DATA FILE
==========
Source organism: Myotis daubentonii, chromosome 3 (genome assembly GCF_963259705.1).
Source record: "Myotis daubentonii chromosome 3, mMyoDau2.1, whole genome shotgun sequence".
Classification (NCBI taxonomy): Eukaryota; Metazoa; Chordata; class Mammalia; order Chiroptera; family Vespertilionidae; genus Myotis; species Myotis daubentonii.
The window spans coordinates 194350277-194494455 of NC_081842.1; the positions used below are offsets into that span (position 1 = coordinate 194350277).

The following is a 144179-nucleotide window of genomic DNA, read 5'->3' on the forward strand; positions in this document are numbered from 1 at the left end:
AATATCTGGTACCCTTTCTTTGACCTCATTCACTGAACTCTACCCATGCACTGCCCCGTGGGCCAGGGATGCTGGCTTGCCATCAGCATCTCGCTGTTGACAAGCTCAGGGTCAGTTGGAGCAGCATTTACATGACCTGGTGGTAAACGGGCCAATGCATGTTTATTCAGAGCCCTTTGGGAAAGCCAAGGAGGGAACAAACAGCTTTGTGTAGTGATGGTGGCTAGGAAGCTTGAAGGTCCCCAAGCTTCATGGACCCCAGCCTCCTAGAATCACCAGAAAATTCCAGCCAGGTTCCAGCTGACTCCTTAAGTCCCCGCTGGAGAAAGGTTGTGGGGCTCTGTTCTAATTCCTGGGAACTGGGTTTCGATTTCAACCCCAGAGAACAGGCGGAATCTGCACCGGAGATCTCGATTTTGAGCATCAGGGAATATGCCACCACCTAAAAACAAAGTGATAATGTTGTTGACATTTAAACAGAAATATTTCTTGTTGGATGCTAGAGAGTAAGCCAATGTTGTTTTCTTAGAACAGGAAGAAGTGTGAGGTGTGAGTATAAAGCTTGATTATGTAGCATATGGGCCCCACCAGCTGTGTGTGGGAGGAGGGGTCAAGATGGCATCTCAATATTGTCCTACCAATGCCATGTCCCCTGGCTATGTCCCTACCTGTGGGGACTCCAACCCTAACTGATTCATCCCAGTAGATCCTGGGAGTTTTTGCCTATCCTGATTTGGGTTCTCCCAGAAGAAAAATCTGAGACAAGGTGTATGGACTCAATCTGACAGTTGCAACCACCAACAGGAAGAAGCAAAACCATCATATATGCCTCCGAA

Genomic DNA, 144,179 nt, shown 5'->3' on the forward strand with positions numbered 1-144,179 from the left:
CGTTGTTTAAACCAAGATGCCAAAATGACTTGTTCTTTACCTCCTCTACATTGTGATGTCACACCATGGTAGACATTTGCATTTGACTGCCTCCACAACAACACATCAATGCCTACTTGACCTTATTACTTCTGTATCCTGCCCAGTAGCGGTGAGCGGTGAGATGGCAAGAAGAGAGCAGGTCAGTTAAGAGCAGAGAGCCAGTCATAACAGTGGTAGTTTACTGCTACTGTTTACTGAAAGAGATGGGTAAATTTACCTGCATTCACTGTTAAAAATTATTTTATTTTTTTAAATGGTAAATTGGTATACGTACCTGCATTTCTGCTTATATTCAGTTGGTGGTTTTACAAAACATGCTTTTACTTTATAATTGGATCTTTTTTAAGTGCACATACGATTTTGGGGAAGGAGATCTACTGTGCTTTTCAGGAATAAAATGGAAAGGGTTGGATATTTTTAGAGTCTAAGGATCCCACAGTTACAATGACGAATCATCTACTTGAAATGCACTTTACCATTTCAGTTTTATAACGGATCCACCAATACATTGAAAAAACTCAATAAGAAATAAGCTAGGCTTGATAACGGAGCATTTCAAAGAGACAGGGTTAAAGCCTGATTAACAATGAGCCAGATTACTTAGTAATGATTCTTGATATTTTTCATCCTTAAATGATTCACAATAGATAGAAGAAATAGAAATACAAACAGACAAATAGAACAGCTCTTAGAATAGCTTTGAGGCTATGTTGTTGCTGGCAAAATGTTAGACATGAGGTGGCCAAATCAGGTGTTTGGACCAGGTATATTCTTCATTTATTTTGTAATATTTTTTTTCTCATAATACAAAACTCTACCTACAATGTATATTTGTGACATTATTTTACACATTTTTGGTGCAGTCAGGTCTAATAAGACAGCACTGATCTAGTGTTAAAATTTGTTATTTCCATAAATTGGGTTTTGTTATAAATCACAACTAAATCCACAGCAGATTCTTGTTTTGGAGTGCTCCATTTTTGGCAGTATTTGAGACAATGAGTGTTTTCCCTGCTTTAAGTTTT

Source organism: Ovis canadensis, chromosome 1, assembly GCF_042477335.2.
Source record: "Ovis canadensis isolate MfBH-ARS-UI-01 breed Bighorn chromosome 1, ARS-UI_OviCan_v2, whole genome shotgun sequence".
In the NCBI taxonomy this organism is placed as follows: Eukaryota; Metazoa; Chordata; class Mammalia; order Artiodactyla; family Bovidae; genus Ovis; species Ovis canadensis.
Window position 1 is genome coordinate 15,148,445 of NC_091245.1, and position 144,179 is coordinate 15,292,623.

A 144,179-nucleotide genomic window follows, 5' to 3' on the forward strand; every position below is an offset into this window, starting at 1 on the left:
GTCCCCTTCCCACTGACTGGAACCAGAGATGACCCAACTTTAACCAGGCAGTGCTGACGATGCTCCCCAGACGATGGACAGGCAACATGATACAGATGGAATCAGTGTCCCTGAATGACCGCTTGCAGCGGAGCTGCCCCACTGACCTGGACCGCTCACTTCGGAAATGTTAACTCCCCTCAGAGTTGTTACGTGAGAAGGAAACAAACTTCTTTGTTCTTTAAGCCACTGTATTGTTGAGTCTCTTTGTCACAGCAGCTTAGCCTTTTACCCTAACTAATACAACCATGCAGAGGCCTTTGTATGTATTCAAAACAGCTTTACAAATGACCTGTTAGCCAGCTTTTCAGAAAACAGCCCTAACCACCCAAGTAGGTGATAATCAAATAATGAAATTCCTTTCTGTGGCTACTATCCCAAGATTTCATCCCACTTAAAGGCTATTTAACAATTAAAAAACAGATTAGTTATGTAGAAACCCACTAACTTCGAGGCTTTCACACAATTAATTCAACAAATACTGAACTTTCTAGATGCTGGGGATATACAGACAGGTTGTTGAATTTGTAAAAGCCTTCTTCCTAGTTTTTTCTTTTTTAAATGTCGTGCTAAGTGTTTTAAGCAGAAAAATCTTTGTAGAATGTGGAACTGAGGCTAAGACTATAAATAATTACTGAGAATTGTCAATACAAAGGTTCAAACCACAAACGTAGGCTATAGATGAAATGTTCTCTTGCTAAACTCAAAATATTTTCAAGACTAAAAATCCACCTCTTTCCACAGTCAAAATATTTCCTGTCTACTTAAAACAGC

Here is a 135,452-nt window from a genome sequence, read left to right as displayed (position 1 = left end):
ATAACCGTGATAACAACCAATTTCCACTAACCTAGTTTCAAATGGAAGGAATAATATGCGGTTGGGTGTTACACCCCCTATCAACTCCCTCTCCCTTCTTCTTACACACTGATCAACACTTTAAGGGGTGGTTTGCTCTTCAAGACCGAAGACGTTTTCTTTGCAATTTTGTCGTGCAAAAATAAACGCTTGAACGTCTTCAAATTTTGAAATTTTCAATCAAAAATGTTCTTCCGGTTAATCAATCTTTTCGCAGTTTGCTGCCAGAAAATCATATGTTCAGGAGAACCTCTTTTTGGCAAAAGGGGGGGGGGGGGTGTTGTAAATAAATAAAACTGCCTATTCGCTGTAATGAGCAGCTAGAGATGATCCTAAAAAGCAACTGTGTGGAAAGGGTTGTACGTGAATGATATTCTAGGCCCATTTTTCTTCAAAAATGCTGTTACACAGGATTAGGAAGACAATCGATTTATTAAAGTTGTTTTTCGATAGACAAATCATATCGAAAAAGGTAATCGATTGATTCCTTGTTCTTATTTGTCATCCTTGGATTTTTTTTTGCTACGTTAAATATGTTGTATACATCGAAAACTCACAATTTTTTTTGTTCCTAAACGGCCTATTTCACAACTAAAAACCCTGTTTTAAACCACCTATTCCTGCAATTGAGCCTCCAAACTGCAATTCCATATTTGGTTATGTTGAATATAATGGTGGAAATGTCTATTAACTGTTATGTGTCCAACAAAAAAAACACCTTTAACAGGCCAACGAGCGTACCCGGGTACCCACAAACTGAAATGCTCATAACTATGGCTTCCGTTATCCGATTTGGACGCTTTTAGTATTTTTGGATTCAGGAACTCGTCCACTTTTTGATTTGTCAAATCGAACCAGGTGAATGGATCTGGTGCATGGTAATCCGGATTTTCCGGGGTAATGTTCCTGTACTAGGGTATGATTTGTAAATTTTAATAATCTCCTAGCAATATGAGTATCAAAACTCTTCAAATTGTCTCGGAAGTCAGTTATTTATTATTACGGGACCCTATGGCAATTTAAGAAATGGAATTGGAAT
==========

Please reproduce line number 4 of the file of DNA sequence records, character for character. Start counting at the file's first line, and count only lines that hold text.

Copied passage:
The window spans coordinates 194350277-194494455 of NC_081842.1; the positions used below are offsets into that span (position 1 = coordinate 194350277).